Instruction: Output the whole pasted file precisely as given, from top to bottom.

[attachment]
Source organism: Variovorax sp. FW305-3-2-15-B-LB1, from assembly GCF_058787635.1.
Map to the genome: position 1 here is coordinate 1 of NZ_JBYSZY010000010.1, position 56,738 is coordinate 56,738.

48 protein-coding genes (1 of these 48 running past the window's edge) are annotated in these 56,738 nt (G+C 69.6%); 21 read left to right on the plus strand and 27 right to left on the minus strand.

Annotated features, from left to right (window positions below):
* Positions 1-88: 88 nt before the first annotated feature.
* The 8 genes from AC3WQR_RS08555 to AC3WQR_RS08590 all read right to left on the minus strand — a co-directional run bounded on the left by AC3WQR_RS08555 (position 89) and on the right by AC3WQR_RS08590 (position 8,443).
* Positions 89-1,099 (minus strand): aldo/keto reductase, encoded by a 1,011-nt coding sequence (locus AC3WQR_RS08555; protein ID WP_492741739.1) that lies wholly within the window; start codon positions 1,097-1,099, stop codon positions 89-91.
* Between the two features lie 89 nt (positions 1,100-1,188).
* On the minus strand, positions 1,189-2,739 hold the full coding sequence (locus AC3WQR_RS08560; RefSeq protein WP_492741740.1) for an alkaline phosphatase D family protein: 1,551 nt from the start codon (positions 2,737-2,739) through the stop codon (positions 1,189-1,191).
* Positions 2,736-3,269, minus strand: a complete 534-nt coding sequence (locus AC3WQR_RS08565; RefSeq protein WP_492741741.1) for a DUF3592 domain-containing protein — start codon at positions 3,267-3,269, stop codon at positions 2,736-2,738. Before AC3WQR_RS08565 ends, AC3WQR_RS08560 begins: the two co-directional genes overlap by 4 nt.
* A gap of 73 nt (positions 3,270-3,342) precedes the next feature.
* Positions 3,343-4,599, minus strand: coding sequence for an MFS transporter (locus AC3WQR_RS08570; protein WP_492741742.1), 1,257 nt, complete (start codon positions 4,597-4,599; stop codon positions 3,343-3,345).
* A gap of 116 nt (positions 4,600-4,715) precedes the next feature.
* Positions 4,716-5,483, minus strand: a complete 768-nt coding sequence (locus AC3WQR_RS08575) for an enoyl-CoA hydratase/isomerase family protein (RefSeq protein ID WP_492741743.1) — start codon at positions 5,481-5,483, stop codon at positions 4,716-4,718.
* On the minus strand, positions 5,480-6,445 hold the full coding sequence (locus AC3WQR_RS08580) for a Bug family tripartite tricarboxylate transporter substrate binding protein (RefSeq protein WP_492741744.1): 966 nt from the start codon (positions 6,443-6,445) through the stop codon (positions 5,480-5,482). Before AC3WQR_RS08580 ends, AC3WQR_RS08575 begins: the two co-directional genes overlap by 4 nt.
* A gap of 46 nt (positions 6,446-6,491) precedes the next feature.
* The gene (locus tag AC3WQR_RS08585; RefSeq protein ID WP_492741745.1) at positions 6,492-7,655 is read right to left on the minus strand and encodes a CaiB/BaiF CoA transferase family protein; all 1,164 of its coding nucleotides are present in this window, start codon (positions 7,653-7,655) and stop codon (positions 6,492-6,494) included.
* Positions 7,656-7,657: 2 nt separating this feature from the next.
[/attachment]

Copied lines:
Source organism: Variovorax sp. FW305-3-2-15-B-LB1, from assembly GCF_058787635.1.
Map to the genome: position 1 here is coordinate 1 of NZ_JBYSZY010000010.1, position 56,738 is coordinate 56,738.

48 protein-coding genes (1 of these 48 running past the window's edge) are annotated in these 56,738 nt (G+C 69.6%); 21 read left to right on the plus strand and 27 right to left on the minus strand.

Annotated features, from left to right (window positions below):
* Positions 1-88: 88 nt before the first annotated feature.
* The 8 genes from AC3WQR_RS08555 to AC3WQR_RS08590 all read right to left on the minus strand — a co-directional run bounded on the left by AC3WQR_RS08555 (position 89) and on the right by AC3WQR_RS08590 (position 8,443).
* Positions 89-1,099 (minus strand): aldo/keto reductase, encoded by a 1,011-nt coding sequence (locus AC3WQR_RS08555; protein ID WP_492741739.1) that lies wholly within the window; start codon positions 1,097-1,099, stop codon positions 89-91.
* Between the two features lie 89 nt (positions 1,100-1,188).
* On the minus strand, positions 1,189-2,739 hold the full coding sequence (locus AC3WQR_RS08560; RefSeq protein WP_492741740.1) for an alkaline phosphatase D family protein: 1,551 nt from the start codon (positions 2,737-2,739) through the stop codon (positions 1,189-1,191).
* Positions 2,736-3,269, minus strand: a complete 534-nt coding sequence (locus AC3WQR_RS08565; RefSeq protein WP_492741741.1) for a DUF3592 domain-containing protein — start codon at positions 3,267-3,269, stop codon at positions 2,736-2,738. Before AC3WQR_RS08565 ends, AC3WQR_RS08560 begins: the two co-directional genes overlap by 4 nt.
* A gap of 73 nt (positions 3,270-3,342) precedes the next feature.
* Positions 3,343-4,599, minus strand: coding sequence for an MFS transporter (locus AC3WQR_RS08570; protein WP_492741742.1), 1,257 nt, complete (start codon positions 4,597-4,599; stop codon positions 3,343-3,345).
* A gap of 116 nt (positions 4,600-4,715) precedes the next feature.
* Positions 4,716-5,483, minus strand: a complete 768-nt coding sequence (locus AC3WQR_RS08575) for an enoyl-CoA hydratase/isomerase family protein (RefSeq protein ID WP_492741743.1) — start codon at positions 5,481-5,483, stop codon at positions 4,716-4,718.
* On the minus strand, positions 5,480-6,445 hold the full coding sequence (locus AC3WQR_RS08580) for a Bug family tripartite tricarboxylate transporter substrate binding protein (RefSeq protein WP_492741744.1): 966 nt from the start codon (positions 6,443-6,445) through the stop codon (positions 5,480-5,482). Before AC3WQR_RS08580 ends, AC3WQR_RS08575 begins: the two co-directional genes overlap by 4 nt.
* A gap of 46 nt (positions 6,446-6,491) precedes the next feature.
* The gene (locus tag AC3WQR_RS08585; RefSeq protein ID WP_492741745.1) at positions 6,492-7,655 is read right to left on the minus strand and encodes a CaiB/BaiF CoA transferase family protein; all 1,164 of its coding nucleotides are present in this window, start codon (positions 7,653-7,655) and stop codon (positions 6,492-6,494) included.
* Positions 7,656-7,657: 2 nt separating this feature from the next.